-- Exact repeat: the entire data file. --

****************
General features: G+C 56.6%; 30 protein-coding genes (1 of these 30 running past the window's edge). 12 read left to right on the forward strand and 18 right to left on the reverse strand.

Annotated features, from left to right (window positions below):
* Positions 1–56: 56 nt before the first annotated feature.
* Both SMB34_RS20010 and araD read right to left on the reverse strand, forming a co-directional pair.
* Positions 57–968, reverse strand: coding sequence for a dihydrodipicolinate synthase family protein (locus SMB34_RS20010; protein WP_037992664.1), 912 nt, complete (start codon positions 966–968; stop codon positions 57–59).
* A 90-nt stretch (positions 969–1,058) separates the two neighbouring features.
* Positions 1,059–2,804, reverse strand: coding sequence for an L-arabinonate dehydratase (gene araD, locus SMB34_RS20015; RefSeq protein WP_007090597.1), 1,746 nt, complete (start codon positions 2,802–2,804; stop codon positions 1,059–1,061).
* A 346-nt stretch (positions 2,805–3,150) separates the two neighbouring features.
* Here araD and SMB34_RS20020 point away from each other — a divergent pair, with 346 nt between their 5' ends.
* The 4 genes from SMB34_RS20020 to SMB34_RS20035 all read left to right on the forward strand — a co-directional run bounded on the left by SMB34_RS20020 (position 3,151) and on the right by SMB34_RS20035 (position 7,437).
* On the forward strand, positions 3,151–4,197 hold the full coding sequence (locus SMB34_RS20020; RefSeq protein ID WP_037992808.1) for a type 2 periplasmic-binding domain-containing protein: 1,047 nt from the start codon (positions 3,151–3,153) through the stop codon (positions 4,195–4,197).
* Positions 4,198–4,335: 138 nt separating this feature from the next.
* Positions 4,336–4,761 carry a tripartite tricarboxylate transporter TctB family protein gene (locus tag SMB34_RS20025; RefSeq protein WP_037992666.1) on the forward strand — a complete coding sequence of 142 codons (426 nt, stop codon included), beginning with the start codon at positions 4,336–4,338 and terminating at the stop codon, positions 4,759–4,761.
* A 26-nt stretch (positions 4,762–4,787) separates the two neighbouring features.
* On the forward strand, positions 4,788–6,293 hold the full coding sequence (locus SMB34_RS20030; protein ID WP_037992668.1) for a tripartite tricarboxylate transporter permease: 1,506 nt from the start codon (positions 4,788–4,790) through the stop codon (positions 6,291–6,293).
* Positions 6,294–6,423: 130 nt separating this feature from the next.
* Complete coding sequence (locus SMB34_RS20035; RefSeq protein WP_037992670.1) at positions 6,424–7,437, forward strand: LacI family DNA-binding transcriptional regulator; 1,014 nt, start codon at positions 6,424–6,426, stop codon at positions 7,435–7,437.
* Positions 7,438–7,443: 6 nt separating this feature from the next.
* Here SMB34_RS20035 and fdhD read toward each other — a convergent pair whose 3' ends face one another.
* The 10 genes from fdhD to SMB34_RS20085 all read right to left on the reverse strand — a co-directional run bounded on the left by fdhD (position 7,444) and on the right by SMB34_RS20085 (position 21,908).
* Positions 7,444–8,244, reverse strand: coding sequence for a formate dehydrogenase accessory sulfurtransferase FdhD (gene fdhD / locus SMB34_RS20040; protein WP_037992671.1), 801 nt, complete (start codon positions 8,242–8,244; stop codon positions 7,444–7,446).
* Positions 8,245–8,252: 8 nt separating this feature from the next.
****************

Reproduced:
General features: G+C 56.6%; 30 protein-coding genes (1 of these 30 running past the window's edge). 12 read left to right on the forward strand and 18 right to left on the reverse strand.

Annotated features, from left to right (window positions below):
* Positions 1–56: 56 nt before the first annotated feature.
* Both SMB34_RS20010 and araD read right to left on the reverse strand, forming a co-directional pair.
* Positions 57–968, reverse strand: coding sequence for a dihydrodipicolinate synthase family protein (locus SMB34_RS20010; protein WP_037992664.1), 912 nt, complete (start codon positions 966–968; stop codon positions 57–59).
* A 90-nt stretch (positions 969–1,058) separates the two neighbouring features.
* Positions 1,059–2,804, reverse strand: coding sequence for an L-arabinonate dehydratase (gene araD, locus SMB34_RS20015; RefSeq protein WP_007090597.1), 1,746 nt, complete (start codon positions 2,802–2,804; stop codon positions 1,059–1,061).
* A 346-nt stretch (positions 2,805–3,150) separates the two neighbouring features.
* Here araD and SMB34_RS20020 point away from each other — a divergent pair, with 346 nt between their 5' ends.
* The 4 genes from SMB34_RS20020 to SMB34_RS20035 all read left to right on the forward strand — a co-directional run bounded on the left by SMB34_RS20020 (position 3,151) and on the right by SMB34_RS20035 (position 7,437).
* On the forward strand, positions 3,151–4,197 hold the full coding sequence (locus SMB34_RS20020; RefSeq protein ID WP_037992808.1) for a type 2 periplasmic-binding domain-containing protein: 1,047 nt from the start codon (positions 3,151–3,153) through the stop codon (positions 4,195–4,197).
* Positions 4,198–4,335: 138 nt separating this feature from the next.
* Positions 4,336–4,761 carry a tripartite tricarboxylate transporter TctB family protein gene (locus tag SMB34_RS20025; RefSeq protein WP_037992666.1) on the forward strand — a complete coding sequence of 142 codons (426 nt, stop codon included), beginning with the start codon at positions 4,336–4,338 and terminating at the stop codon, positions 4,759–4,761.
* A 26-nt stretch (positions 4,762–4,787) separates the two neighbouring features.
* On the forward strand, positions 4,788–6,293 hold the full coding sequence (locus SMB34_RS20030; protein ID WP_037992668.1) for a tripartite tricarboxylate transporter permease: 1,506 nt from the start codon (positions 4,788–4,790) through the stop codon (positions 6,291–6,293).
* Positions 6,294–6,423: 130 nt separating this feature from the next.
* Complete coding sequence (locus SMB34_RS20035; RefSeq protein WP_037992670.1) at positions 6,424–7,437, forward strand: LacI family DNA-binding transcriptional regulator; 1,014 nt, start codon at positions 6,424–6,426, stop codon at positions 7,435–7,437.
* Positions 7,438–7,443: 6 nt separating this feature from the next.
* Here SMB34_RS20035 and fdhD read toward each other — a convergent pair whose 3' ends face one another.
* The 10 genes from fdhD to SMB34_RS20085 all read right to left on the reverse strand — a co-directional run bounded on the left by fdhD (position 7,444) and on the right by SMB34_RS20085 (position 21,908).
* Positions 7,444–8,244, reverse strand: coding sequence for a formate dehydrogenase accessory sulfurtransferase FdhD (gene fdhD / locus SMB34_RS20040; protein WP_037992671.1), 801 nt, complete (start codon positions 8,242–8,244; stop codon positions 7,444–7,446).
* Positions 8,245–8,252: 8 nt separating this feature from the next.